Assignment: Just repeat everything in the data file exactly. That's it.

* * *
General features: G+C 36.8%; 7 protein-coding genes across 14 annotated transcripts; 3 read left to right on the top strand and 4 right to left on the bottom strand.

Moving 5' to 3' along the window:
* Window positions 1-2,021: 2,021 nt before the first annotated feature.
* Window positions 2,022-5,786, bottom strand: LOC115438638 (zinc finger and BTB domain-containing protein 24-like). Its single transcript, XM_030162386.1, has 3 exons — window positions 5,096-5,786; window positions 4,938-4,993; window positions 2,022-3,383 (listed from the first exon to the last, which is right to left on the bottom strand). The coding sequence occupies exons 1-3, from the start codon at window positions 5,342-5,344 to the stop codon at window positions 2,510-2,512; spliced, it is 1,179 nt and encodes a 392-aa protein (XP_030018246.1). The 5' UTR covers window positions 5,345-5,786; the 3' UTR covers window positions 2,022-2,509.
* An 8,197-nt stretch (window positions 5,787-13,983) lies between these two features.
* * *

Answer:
General features: G+C 36.8%; 7 protein-coding genes across 14 annotated transcripts; 3 read left to right on the top strand and 4 right to left on the bottom strand.

Moving 5' to 3' along the window:
* Window positions 1-2,021: 2,021 nt before the first annotated feature.
* Window positions 2,022-5,786, bottom strand: LOC115438638 (zinc finger and BTB domain-containing protein 24-like). Its single transcript, XM_030162386.1, has 3 exons — window positions 5,096-5,786; window positions 4,938-4,993; window positions 2,022-3,383 (listed from the first exon to the last, which is right to left on the bottom strand). The coding sequence occupies exons 1-3, from the start codon at window positions 5,342-5,344 to the stop codon at window positions 2,510-2,512; spliced, it is 1,179 nt and encodes a 392-aa protein (XP_030018246.1). The 5' UTR covers window positions 5,345-5,786; the 3' UTR covers window positions 2,022-2,509.
* An 8,197-nt stretch (window positions 5,787-13,983) lies between these two features.